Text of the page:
A ‘completely connected Sweden’

Completely connected Sweden’

The Swedish government has upheld a vision of a ‘completely connected Sweden’ for some time now, releasing plans back in 2009 to complete its broadband strategy by 2025. Identifying that increased globalisation, digitalisation, urbanisation and climate change are all connected to, or affected by the connected society – Sweden recognises the demand for a seamless broadband network spanning the entire country, creating a ‘world class’ competence and infrastructure.

Commissioning a fitting funding of SEK 150 million to the Board of Agriculture, Swedish Metro Network Association (SSNf) celebrated the government’s confirmation of its funding for Sweden’s rural broadband expansion. With funding established, initial plans to target places with fewer residents can be put into notion – granted, that is as long as permits are accepted.

Back in May, the Swedish government pledged to finally address its ever-prevalent broadband issues. Being a sparsely populated and elongated country, many households and enterprises have had limited to no access to broadband – which, in an increasingly connected world reliant on the internet, proves a major issue.

In an attempt to improve broadband coverage, the Swedish government presented a somewhat ambitious broadband strategy, with the vision of providing coverage for everyone residing in Sweden. The three outlined goals are:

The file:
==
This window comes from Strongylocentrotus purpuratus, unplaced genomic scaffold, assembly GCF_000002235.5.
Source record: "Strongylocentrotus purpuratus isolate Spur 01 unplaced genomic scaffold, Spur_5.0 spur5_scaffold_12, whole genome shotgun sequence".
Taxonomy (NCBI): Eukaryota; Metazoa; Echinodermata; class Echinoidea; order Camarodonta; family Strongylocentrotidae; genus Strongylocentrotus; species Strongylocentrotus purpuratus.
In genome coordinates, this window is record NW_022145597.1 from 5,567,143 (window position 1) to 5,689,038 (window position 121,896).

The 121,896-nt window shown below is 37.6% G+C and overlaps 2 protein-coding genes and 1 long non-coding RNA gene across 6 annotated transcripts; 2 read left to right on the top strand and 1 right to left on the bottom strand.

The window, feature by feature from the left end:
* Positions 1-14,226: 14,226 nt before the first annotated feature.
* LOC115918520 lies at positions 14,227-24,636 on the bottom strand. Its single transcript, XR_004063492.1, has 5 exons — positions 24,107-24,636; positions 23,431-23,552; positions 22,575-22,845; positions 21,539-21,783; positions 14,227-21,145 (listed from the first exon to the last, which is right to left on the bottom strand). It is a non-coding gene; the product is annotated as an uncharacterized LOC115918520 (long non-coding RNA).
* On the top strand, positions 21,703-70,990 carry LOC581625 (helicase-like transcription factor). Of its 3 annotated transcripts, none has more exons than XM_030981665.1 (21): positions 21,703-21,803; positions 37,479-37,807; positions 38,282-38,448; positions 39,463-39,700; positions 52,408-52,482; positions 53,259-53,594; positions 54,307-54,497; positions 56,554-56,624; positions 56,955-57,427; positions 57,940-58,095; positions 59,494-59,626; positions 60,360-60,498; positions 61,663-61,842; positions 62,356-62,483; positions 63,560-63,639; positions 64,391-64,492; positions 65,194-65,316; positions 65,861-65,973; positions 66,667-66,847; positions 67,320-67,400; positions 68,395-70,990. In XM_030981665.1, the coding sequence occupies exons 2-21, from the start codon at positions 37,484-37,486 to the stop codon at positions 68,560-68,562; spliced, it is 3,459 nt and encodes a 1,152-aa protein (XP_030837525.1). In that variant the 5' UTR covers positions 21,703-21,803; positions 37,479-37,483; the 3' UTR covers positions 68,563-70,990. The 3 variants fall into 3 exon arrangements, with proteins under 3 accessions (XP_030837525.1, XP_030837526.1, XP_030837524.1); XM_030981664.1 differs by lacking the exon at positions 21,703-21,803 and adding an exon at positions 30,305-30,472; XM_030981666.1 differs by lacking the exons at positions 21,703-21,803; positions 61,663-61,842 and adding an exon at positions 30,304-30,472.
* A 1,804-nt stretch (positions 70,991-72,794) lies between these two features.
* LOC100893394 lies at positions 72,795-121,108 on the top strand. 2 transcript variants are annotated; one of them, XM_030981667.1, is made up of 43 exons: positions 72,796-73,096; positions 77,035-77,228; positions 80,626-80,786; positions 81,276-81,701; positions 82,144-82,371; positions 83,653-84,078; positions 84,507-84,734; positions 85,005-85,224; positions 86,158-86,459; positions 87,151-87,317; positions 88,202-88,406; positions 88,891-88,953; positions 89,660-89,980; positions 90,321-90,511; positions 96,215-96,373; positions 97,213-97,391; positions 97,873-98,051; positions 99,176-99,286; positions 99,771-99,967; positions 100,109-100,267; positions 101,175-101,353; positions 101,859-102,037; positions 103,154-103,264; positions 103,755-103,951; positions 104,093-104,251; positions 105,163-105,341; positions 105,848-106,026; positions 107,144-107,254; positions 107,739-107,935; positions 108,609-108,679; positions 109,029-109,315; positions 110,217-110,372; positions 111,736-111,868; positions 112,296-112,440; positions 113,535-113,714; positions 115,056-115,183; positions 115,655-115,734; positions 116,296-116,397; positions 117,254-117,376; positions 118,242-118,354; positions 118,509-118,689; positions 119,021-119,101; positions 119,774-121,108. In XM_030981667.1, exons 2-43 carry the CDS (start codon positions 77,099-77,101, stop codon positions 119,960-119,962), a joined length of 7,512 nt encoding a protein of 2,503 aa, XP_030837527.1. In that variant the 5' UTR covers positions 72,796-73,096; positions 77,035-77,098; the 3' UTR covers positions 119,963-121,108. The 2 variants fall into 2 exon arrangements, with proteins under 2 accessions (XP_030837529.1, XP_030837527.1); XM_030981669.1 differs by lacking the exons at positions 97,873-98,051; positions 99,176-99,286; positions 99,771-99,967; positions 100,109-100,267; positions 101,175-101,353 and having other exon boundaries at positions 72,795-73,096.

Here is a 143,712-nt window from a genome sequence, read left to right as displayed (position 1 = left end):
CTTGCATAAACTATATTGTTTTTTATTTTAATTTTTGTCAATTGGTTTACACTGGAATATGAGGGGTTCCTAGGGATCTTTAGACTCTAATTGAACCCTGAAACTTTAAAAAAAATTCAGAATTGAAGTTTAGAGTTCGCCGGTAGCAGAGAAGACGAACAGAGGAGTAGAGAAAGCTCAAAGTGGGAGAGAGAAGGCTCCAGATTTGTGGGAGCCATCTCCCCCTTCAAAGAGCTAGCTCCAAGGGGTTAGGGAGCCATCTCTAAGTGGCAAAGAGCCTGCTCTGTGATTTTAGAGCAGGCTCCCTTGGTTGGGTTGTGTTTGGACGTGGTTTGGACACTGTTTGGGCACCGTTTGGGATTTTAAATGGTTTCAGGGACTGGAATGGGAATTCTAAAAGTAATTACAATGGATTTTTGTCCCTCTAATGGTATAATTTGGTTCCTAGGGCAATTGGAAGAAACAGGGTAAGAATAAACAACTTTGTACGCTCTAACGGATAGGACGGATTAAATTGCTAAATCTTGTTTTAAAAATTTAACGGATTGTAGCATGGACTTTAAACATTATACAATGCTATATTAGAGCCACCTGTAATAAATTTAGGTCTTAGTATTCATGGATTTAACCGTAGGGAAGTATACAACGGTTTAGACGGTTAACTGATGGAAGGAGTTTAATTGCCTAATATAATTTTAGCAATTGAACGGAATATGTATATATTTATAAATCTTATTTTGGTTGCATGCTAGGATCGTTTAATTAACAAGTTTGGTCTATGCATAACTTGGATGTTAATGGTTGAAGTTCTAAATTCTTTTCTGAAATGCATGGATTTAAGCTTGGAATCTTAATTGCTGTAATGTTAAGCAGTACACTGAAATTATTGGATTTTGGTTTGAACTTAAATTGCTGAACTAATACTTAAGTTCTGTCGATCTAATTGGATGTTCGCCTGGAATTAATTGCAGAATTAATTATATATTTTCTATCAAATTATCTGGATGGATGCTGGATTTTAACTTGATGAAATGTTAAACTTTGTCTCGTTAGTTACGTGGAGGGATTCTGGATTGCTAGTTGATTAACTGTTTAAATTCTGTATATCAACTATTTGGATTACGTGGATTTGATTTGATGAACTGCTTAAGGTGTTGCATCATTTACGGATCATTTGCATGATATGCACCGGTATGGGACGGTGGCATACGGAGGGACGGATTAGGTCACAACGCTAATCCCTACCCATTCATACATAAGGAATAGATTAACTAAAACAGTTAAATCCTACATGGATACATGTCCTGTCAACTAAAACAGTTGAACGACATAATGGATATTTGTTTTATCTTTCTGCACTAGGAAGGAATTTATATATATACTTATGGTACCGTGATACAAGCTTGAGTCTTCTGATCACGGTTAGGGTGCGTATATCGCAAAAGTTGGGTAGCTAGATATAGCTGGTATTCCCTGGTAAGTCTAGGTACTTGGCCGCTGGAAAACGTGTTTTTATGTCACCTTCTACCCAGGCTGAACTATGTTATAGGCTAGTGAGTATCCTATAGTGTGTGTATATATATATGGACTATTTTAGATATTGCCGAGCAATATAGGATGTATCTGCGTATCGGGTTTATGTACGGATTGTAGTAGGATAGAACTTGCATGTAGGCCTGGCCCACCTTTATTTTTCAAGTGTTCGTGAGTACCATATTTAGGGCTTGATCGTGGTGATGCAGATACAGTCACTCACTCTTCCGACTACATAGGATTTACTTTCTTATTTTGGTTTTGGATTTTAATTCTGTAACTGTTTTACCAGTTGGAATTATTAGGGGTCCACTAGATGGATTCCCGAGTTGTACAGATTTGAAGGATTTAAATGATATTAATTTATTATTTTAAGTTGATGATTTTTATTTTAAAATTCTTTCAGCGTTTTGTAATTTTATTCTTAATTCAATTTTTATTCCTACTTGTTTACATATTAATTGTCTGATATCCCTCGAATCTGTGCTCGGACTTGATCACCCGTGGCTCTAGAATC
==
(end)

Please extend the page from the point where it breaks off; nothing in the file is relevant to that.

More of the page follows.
• To provide 95% of all household and businesses with access to at least 100 Megabits by 2020
  • For all of Sweden to acquire fast, high quality mobile services by 2023
  • Finally, access to super-fast broadband for the country by 2025

Amending the current Swedish rural development programme for 2014-2020, the government’s proposal now supports internet expansion throughout the entirety of the country, bringing the state’s investment in broadband expansion to SEK 4.25 billion.

The rural broadband support is set to target locations where it is not commercially viable to install a network. The Swedish government will refer its proposal to the European Commission for approval before it enters force.

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